Created By: DragonQuestZSeptember 20, 2012 Last Edited By: lexiconDecember 11, 2012
Troped

Virgin in a White Dress

Pure white is worn by the morally pure.

Name Space:
Main
Page Type:
Trope
In western cultures, white is used to symbolize moral purity. This woman wears a dress that's as clean as she is. This is traditional for a bride on her wedding day, debutante at her coming out party, and Virgin Sacrifices. It might be relevant today because of the characters being religious or bringing back Old School Chivalry. If there are moral expectations you can expect some Slut Shaming by the Moral Guardians for those who don't remain "pure". An Ethical Slut doesn't take the idea to seriously though. In the old times, any unmarried women was expected to remain chaste so she could be identified by the color she was wearing. The Ingenue might wear white just for the virginal symbolism.

A Fairytale Wedding Dress will be pure white unless it has a little bit of pink or something as girly on it. The girlyness is probably done away with for the virgin's dress though because she's so mature all she needs is a dress that's simple, understated and still strikingly beautiful and white.

Technically she's a Woman In White, but she doesn't necessarily have the importance and style that that character has, as the color is expected of the bride, which takes the mystery out of her.

Examples can range from the saint like, to a sexually inexperienced woman who wanted to "lose it" or an experienced one who "renewed it" or any mention of sexuality white wearing white.

This is the basis of the Blood Splattered Wedding Dress.

Compare Gold And White Are Divine and True Blue Femininity.

Examples

Film

Literature
  • In Breaking Dawn Part 1 of the Twilight Saga, Bella ends up being a virgin on her wedding day only because Edward was too gentlemenly to have sex with her before they're married.
  • Snuff: Sybil mentions that a particularly ridiculous tradition (the maids must turn to the wall when being spoken to by a man) happened so the girls "wouldn't feel ashamed of wearing white on their wedding day).

Live Action TV
  • In Gilmore Girls Lane Kim planned on having sex but when she had the opportunity she surprised herself by saying, "Oh, well, I have to wait until I get married," because the morals her Seventh Day Adventist mother taught her had stuck. She was afraid that she might never get married and have sex but she did.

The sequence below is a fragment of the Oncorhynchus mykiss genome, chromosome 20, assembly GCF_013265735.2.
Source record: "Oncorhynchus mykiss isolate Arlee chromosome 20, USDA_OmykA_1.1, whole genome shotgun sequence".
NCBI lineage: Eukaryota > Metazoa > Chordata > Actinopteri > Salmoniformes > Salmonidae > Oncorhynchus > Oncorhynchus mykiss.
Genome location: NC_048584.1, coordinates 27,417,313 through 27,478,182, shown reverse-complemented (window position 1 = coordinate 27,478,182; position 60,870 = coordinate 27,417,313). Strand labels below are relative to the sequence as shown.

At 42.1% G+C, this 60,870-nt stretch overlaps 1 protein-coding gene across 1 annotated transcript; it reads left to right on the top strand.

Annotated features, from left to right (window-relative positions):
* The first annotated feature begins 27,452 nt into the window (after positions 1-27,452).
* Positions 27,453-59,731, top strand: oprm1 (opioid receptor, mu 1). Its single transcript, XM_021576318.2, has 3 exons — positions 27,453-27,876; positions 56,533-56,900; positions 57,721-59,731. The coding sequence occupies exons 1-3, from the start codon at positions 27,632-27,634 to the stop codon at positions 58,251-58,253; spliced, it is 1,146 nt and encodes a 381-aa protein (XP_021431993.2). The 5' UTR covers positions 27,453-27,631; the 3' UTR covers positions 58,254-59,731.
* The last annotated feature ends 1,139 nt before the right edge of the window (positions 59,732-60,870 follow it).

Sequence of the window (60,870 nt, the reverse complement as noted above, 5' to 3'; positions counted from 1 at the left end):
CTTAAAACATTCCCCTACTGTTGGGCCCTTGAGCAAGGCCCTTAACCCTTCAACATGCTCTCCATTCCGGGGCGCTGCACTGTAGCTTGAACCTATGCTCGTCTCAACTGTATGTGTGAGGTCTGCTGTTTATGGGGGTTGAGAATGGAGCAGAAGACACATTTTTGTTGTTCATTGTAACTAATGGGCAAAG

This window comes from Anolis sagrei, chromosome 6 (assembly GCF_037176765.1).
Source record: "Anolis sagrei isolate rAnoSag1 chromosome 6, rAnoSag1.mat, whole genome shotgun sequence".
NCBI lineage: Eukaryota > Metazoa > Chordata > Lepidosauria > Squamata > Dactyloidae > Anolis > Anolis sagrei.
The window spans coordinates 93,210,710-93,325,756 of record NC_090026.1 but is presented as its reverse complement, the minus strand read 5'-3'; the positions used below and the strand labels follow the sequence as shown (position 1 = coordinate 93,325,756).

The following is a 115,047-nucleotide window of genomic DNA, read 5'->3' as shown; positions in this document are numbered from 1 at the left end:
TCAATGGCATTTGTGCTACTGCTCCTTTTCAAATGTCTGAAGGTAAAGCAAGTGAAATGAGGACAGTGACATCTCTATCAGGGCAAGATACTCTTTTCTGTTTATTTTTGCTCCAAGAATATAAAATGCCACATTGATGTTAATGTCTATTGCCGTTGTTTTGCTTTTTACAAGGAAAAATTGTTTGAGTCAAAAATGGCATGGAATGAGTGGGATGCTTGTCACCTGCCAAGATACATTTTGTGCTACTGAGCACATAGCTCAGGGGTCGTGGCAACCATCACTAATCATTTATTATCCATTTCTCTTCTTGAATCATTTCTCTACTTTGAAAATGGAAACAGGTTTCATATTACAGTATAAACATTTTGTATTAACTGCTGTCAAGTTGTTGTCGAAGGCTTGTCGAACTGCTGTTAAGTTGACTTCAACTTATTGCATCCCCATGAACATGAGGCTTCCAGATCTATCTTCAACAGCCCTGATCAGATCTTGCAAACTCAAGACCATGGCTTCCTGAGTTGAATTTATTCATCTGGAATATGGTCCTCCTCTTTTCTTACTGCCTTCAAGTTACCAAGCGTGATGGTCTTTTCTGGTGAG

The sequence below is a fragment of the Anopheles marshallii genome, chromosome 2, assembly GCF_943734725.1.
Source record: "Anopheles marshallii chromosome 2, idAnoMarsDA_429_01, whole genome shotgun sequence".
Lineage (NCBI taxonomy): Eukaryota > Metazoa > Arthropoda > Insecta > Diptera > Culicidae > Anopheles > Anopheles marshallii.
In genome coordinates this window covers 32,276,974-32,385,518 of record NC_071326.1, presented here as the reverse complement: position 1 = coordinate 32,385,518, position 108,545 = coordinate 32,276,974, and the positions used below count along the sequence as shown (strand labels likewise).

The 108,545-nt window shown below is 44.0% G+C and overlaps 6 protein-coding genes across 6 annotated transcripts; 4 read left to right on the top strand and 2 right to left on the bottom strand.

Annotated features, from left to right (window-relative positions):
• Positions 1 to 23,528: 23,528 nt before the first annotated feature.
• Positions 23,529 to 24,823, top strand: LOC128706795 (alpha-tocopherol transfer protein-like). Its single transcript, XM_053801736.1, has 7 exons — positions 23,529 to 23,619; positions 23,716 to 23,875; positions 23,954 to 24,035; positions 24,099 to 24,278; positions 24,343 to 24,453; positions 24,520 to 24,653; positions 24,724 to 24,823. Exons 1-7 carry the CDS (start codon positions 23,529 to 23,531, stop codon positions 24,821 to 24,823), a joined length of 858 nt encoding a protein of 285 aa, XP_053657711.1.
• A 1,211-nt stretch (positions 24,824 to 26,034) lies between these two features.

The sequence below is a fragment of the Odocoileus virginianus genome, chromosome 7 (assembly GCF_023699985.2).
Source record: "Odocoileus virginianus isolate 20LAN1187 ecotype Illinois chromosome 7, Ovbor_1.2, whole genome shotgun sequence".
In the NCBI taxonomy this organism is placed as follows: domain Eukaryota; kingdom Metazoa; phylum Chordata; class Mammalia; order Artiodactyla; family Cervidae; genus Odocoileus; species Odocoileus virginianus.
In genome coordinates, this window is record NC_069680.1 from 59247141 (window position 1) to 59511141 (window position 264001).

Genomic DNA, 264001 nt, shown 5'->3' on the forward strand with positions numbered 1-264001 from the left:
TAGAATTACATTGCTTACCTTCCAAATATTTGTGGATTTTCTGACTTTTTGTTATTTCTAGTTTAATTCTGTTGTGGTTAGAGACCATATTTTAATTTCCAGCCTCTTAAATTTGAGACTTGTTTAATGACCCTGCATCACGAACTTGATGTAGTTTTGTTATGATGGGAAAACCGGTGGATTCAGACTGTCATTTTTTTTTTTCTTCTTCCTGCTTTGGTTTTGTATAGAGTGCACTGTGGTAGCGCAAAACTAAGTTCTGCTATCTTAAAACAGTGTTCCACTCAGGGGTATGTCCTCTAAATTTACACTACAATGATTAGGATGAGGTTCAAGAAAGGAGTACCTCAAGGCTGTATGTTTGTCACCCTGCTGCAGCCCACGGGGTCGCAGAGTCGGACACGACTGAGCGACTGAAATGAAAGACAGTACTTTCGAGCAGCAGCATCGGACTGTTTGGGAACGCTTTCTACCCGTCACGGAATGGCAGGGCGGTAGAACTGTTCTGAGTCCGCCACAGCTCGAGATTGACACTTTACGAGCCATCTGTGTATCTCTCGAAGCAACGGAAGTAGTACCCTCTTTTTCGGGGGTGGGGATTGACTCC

• In The Golden Girls, Blance wore red at her wedding, because "me wearing white? Even I couldn't keep a straight face!".

Western Animation
  • Spoofed in The Critic, where Jay's sister, Margo, was forced to attend a debutante ball, and the dressmaker asked if she wanted to wear white, or an off-white he called "Hussy White". Margo said she was wearing plain white... except for the gloves.
  • In a Flash Forward episode of The Simpsons where we see Lisa's wedding, she and Marge briefly discuss this as they are a church-going family.
    Lisa: Mom, I feel kind of funny wearing white. I mean...Milhouse.
    Marge: [dismissive] Oh, Milhouse doesn't count.

Community Feedback Replies: 29
  • September 20, 2012
    Dacilriel
    I think the Pink Girl Blue Boy bit should stay in the White Means Innocence YKTTW entry, since the connotations of virginity and sexuality don't really apply to infants.

    The Scarlet Letter plays with this in-universe. After having a child out of wedlock Hester Prynne is forced to wear red (the titular letter A) to show that she is not pure. When she names the child Pearl (referencing whiteness) it can be seen as symbolic of her desire to regain the purity that was lost, depending on your interpretation.
  • September 20, 2012
    DragonQuestZ
    ^ Virginity is not only when sexuality comes into play, but a lack of it as well. So it does apply for this. After all, a kid is a virgin (let's not go into exceptions).
  • September 21, 2012
    lexicon
    Why isn't Bella from Twilight on the list? You, Dragon Quest Z, said she counts.
  • September 21, 2012
    DragonQuestZ
    ^ I forgot to mention her.

    And on that note, if any bride wears white at her wedding, and a big deal is made about her virginity, it could count as well.
  • September 23, 2012
    Goldfritha
    Real Life
    • White was big in Elizabeth I's court in the whole Virgin Queen shtick. Pageants and the Ascession Day tourney often dressed in white for her honor.
  • September 23, 2012
    surgoshan
    You might want to add that wearing white at a wedding is Newer Than They Think. It became big in the Western world with the wedding of queen Victoria in the late nineteenth century. Before that, the gown was a nice dress (among the nicest the bride owned, even), but it would be one she could and would wear on many other occasions.
  • September 23, 2012
    DragonQuestZ
    ^ The link I posted actually states it's even newer than that. But I'll fix that anyway.
  • September 25, 2012
    dotchan